Consumer reaction towards Windows 8 has been mixed, and that's putting it generously, but are the Windows 7 faithful so dissatisfied with Microsoft's latest operating system they're willing to pay three figures to downgrade their new machines? This photo by Twitter user Michael Jerewitz shows one certified Microsoft service center that saw a demand and rose to the occasion.
Microsoft customers who aren't lucky enough to live near the undisclosed location of this store do have other options for a downgrade. Both HP and Lenovo offer help via their online forums for customers trying to perform downgrades themselves. Best Buy's Geek Squad will install Windows 7 on a Windows 8 machine at point of purchase for a service fee starting at $69.99, although that doesn't include the price of the Windows 7 software itself. Amazon.com sells the complete version of Windows 7 Home Premium for $162 and Windows 7 Ultimate for a cringe-inducing $306. At those prices, users saddled with a new Windows 8 machine might just want to install a Start Menu replacement app designed to emulate Microsoft's older interfaces.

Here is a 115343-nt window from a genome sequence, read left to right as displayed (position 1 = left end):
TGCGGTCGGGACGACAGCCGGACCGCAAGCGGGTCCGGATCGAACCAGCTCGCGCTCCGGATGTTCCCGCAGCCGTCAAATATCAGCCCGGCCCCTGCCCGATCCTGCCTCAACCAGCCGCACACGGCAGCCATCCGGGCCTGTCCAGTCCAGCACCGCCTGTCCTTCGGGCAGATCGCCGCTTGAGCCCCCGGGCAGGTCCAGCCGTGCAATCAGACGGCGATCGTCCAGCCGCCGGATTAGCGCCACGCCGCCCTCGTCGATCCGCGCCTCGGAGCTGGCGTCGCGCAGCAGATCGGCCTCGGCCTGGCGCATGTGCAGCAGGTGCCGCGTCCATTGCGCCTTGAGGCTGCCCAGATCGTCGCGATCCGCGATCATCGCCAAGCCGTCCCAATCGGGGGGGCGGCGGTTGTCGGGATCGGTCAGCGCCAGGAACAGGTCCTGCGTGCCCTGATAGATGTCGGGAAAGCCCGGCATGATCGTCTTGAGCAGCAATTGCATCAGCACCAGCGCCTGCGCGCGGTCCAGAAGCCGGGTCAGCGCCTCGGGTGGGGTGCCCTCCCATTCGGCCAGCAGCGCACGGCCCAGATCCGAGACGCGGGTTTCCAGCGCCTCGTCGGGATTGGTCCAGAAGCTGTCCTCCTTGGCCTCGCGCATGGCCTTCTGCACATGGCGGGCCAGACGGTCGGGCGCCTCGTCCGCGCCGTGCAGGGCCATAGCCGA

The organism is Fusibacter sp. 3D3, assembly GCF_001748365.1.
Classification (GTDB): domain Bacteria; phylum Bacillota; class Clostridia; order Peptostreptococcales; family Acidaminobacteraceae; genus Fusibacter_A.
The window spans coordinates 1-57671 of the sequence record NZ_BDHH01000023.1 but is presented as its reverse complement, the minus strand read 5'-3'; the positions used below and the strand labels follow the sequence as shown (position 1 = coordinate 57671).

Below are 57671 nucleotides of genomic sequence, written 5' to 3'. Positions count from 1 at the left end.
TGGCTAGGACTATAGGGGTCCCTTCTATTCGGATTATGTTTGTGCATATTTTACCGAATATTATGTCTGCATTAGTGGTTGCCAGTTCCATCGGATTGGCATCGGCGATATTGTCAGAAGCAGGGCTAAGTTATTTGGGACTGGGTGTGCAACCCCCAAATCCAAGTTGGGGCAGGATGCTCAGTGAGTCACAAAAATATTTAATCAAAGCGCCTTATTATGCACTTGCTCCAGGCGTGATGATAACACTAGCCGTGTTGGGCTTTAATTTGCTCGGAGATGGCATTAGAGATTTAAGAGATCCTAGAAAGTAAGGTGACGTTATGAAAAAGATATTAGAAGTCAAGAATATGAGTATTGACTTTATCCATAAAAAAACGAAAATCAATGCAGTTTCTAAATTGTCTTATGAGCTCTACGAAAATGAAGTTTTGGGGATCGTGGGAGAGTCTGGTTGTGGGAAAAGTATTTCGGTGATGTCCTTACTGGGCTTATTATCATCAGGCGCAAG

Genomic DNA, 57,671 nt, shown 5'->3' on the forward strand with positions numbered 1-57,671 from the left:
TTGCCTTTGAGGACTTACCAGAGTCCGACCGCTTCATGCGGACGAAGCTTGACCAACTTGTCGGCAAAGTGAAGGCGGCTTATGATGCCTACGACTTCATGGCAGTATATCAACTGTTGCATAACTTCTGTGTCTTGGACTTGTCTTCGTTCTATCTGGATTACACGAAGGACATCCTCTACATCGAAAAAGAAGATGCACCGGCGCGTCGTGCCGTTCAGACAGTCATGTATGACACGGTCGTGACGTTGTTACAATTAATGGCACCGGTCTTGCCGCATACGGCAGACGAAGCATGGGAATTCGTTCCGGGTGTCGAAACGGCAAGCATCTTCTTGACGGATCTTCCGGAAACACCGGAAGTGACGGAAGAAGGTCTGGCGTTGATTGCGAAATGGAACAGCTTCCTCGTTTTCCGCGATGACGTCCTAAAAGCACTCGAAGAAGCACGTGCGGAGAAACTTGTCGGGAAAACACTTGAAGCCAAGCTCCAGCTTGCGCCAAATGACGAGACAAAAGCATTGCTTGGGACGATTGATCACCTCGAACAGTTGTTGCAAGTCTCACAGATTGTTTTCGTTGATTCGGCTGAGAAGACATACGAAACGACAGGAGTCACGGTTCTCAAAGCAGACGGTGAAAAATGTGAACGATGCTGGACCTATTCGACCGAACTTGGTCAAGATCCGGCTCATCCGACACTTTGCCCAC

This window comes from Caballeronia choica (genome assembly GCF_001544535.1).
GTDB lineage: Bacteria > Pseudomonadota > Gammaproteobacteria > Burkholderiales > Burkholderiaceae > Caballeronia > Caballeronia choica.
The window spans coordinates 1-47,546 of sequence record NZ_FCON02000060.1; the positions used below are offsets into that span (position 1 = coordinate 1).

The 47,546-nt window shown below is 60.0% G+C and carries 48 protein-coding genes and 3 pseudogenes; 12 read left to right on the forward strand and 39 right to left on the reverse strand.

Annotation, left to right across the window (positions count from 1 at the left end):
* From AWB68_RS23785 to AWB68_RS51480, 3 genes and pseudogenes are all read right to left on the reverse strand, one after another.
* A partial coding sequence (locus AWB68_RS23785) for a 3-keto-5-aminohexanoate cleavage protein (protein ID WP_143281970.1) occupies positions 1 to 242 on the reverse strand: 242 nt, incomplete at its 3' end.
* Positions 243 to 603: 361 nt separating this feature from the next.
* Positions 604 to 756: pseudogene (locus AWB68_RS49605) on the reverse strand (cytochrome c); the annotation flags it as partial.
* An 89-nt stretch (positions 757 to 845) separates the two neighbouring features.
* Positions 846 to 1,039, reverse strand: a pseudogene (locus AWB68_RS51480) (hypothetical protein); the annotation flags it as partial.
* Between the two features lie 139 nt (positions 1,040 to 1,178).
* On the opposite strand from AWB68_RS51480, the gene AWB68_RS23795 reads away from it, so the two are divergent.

PC buyers completely confident in not wanting Windows 8 would be better off buying a machine pre-installed with Windows 7, which are still readily available from major tech retailers. But for how much longer will that be the case? Windows XP lasted nine years before Microsoft pulled sales of PCs pre-installed with the OS. Vista only got four years. Windows 7 was first made available in October 2009, meaning it's just a little over three years old. Windows 8 haters who are in the market for a new PC might want to make their decisions soon or be left looking for their own "Microsoft Certified" shop with a sale on downgrades.